Such a thorough discussion on diabetes I find extremely useful and can only enlighten sufferers of the various benefits that can help to arrest and contain this debilitating health condition.


Mentioning Women recently on this blog prompted my sales department at Quartet to point out that copies still are available for sale in paperback, at its original price of £10.00 – all 1154 pages!


Serialised in The Times for five consecutive days, with two national dailies and two Sunday newspapers also taking substantial extracts, it was one of the most talked books of the decade. As Suzanne Lowry wrote in the International Herald Tribune: ‘It has the fascination of all dictionaries and reference books (neither of which it is); it is hard to stop digging into… a bizarre kaleidoscope of the age.’

Deborah Moggach in The Sunday Times called it ‘vast, fascinating, contradictory… bracing, honest. Highly intelligent and often funny… a dizzying variety.’ Many of its contributors still walk the world stage, some have passed but all retain their captivation and our interest. And at a price as cheap as chips!

So as I always say now – show us the colour of your money! Help independent publishers remain in the forefront of the written word by your support this holiday season, for we jolly well need it.


The more we delve into the history of the Creation and how it evolved millions of years ago, the more we find out of the existence of giant animals who roamed the Earth and cannibals in human form who ate one another. Bones belonging to the biggest creature ever to have walked the Earth have been found in a quarry, experts say.

A dinosaur, known as Patagotitan Mayorum, weighed at least 62 tonnes and measured more than 100 feet from nose to tail. It lived one hundred million years ago, during the Cretaceous period, in what is now Argentina. The Sauropod, a huge plant-eater with a long tail and neck, which stood on four legs, weighed about the same as 10 African elephants, now Earth’s largest land dwellers.


A ranch workman, called Aurelio Hernandez, discovered the giant bones in 2012 and it took three years to excavate them and a further two years for laboratory analysis. Vertebrae and rib-bones were among the finds recovered from the quarry at La Flecha Ranch, Chubut Province, and now described for the first time.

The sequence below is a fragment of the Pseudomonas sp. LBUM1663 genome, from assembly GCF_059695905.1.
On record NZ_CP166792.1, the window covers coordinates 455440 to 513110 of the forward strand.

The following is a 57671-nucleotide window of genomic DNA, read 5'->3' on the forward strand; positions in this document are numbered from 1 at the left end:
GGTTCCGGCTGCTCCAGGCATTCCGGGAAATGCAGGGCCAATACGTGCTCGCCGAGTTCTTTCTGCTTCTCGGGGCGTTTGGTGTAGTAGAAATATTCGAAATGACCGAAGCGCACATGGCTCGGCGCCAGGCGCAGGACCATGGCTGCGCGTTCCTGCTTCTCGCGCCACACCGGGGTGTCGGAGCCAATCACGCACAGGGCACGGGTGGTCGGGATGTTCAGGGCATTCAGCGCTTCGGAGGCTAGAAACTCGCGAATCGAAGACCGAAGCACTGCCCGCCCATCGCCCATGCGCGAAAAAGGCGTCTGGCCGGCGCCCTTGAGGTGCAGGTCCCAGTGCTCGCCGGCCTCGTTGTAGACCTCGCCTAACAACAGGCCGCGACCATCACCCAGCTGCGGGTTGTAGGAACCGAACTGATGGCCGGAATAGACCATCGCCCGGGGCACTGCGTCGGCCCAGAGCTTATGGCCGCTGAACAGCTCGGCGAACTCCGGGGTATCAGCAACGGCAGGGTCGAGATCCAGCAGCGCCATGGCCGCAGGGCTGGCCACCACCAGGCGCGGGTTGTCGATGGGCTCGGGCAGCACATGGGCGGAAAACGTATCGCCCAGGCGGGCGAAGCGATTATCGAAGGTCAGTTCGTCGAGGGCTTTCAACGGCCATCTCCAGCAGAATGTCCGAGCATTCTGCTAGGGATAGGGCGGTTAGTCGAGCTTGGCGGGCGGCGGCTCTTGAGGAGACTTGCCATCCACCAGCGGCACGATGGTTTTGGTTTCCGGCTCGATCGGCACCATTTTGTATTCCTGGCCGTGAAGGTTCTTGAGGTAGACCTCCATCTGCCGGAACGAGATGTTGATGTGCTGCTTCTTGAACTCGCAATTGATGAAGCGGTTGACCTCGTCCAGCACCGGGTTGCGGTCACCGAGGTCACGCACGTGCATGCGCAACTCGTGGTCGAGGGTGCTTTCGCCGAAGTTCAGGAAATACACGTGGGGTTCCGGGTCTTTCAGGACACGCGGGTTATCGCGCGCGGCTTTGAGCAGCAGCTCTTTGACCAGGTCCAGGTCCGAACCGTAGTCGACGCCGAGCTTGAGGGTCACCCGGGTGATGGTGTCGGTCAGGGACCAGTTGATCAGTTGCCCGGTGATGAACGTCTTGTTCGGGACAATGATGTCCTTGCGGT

Its thigh bone alone is 8 foot long and weighs half a ton. Palaeontologists found 150 fossils belonging to at least 6 dinosaurs who died in a floodplain, before being preserved in mud. Just like in a crime scene, they took notes of each bone’s exact position and condition. Analysis shows the species had a probable maximum body mass of 70 tonnes. It is therefore more than 15 percent heavier than Dreadnoughtus, the longest ‘Titanosaur’ from which a thigh bone and forearm bone have been preserved. Although some estimates have given another Patagonian ‘Titoanosaur’, Argentinosaurus, the title of biggest land animal ever, these have not been based on limb measurements and may be unreliable.

‘Vertebrae from Argentinosaurus suggest it was 10 per cent smaller than Patagotitan,’ said Dr Jose Carballido and Diego Pol, from Argentina’s Egidio Feruglio Paleontology Museum who led the excavation team. They wrote in the journal, Proceedings of the Royal Society: ‘The above mentioned body mass estimates, as well as these vertebral comparisons, places Patagotitan as the largest known dinosaur species.’ Pol said: ‘For the first time we can assess how these giants were built, what adaptations they had in their anatomy. How they could cope with such massive weight.’ The ancient giant gets its name Mayorum in honour of the Mayo family, owners of the ranch, who hosted the 15-strong excavation team during the dig.

Dinosaurs must have been terrifying. I’m glad we are living in an age where these monsters are no longer roaming the earth. Instead, however, we have human monsters to fill that gap. Believe me, they are much worse!